A cross tabulation shown in table 1 below was used to determine the theoretical relationship between the ability to test PTC and the preference for dark chocolate. From the cross tab below, it is evident that a majority of the PTC tasters (54.5 percent) like dark chocolate. The theoretical observation from this cross tab is that PTC tasters have a preference for dark chocolate. Similarly, 100 percent of PTC non-tasters have a preference for dark chocolate. A chi-square test of independence was used to investigate the relationship between the ability to test PTC and preference for dark chocolate. The results show that the relationship between these variables is not statistically significant, ?2 (1, N = 23) =.804, p>.01. Both PTC tasters and non-tasters prefer dark chocolate. Regarding the continuity correction, it is evident that ? (1) = 0.000, p = 1.0; as a result, there is no statistically significant association between the ability to test PTC and the preference for dark chocolate.
PTC Taster or Non-Taster * Preference for Dark Chocolate Cross tabulation
Preference for Dark Chocolate
PTC Taster or Non-Taster
% within PTC Taster or Non-Taster
% within PTC Taster or Non-Taster
% within PTC Taster or Non-Taster
Table 1: Cross tabulation for the ability to test PTC (taster or non-taster) versus preference for dark chocolate (like or dislike)
Asymp. Sig. (2-sided)
Exact Sig. (2-sided)
Exact Sig. (1-sided)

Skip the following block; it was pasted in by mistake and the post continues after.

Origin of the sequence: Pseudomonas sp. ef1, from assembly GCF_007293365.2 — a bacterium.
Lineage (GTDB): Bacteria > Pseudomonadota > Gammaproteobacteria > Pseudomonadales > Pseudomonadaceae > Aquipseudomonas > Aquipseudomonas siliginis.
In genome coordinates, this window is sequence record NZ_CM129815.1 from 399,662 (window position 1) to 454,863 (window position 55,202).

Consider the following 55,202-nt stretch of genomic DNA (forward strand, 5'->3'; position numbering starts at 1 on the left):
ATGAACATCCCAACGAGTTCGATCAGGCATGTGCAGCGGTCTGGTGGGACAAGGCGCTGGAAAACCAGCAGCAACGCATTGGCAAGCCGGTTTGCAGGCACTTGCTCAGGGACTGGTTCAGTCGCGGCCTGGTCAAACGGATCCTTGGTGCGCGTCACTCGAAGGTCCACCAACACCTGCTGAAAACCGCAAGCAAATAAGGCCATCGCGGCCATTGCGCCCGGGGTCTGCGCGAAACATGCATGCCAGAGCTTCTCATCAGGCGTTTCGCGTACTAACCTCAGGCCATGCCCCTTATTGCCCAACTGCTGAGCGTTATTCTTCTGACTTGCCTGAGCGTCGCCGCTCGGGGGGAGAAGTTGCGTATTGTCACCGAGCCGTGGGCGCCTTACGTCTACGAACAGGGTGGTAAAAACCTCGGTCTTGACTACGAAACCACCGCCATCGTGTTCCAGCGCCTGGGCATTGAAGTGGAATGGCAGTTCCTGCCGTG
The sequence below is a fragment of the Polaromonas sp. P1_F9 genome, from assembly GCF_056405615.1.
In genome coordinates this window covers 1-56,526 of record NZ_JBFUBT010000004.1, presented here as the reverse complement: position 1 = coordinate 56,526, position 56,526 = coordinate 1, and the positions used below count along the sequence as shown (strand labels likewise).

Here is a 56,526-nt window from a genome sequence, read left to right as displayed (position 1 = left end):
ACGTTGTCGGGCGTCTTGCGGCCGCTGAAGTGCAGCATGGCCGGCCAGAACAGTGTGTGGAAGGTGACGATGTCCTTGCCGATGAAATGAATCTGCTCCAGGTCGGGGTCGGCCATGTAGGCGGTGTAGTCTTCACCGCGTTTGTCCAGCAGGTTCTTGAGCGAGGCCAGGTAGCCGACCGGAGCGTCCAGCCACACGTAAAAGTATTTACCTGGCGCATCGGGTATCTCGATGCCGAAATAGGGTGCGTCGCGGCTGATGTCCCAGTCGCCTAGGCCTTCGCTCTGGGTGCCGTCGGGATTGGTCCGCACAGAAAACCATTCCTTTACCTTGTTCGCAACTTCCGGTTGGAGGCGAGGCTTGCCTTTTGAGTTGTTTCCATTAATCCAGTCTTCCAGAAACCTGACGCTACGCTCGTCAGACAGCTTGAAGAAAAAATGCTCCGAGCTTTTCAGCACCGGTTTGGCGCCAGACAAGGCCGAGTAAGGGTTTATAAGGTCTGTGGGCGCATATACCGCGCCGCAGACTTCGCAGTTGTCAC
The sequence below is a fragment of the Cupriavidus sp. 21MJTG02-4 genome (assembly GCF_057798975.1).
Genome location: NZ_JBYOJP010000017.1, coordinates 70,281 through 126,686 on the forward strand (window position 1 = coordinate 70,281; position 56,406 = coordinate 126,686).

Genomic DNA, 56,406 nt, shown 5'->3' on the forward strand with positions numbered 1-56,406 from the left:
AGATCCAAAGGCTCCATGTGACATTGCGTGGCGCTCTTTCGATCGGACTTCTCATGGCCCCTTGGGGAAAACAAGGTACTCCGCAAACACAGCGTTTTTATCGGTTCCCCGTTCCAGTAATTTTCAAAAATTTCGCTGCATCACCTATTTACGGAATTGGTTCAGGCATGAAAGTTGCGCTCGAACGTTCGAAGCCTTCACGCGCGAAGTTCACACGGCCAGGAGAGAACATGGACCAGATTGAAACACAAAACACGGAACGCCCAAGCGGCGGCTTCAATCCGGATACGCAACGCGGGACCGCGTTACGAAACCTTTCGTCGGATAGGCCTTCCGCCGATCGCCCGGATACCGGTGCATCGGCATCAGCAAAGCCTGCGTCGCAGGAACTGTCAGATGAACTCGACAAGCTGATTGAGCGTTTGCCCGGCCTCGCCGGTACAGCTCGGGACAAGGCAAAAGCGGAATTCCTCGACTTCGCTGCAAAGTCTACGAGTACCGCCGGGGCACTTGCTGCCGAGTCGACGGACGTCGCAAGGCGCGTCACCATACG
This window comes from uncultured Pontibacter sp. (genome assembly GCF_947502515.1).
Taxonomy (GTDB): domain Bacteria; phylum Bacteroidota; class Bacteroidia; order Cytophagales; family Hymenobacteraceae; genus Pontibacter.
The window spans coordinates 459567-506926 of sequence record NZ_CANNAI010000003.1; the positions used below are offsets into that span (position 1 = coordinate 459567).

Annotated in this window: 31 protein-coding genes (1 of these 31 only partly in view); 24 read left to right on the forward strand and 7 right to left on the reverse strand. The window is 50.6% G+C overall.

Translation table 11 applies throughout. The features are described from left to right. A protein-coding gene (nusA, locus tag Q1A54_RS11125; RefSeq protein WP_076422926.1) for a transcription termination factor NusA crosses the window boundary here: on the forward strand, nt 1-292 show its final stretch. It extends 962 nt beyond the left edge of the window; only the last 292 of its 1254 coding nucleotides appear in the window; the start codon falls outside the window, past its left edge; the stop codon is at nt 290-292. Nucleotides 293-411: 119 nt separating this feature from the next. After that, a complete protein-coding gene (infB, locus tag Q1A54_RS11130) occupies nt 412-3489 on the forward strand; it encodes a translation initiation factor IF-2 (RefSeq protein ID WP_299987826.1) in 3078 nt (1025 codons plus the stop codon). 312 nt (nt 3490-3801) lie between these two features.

Fisher’s Exact Test
N of Valid Cases
Table 2: Chi square test for independence
From the results, both hypothesis 1 and 2 are rejected. The results show that both PTC tasters and non tasters like dark chocolate, and that the ability to test PTC is not related to the preference for dark chocolate. This finding is similar to the findings reported by past studies (Ly and Drewnowski 45). The ability to test PTC did not have an influence on the food preference for mildly sweet foods such as chocolates (Ly and Drewnowski 45 Wooding et al 933). Simply stated, there were no significant differences in food preferences for mildly sweet foods among PTC tasters and non-tasters. From the results reported in this study, it can be inferred that, whereas the differences as regards bitter taste perceptions have been significant, they have minimal impacts on the food preferences and eating habits. For instance, the study reported insignificant difference (no association) between PTC tasters and non-tasters as regards their preference (like or dislike) for dark chocolate. Chocolate contains bitter substances such as polyphenols, which is suppressed using high fat and sugar content. Basing on the findings reported in this study, evidence suggests that sweetening of chocolate may be unnecessary since its preference is unrelated to the ability to taste PTC, which is bitter. The practice debittering chocolate and other foods is common in the food industry; however, the results reported in this research affirm no link between PTC tasting and preference for mild sweet foods such as dark chocolate. This study has only focused on the food preference, leaving a potential gap for future studies to investigate the link between PTC taster status and perceived bitterness, and investigate whether perceived bitterness is a mediating factor in food preference.
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Krondl, M, et al. “A Twin Study Examining the Genetic Influence of Food Selection.” Human Nutrition: Applied Nutrition (1983): 189-198.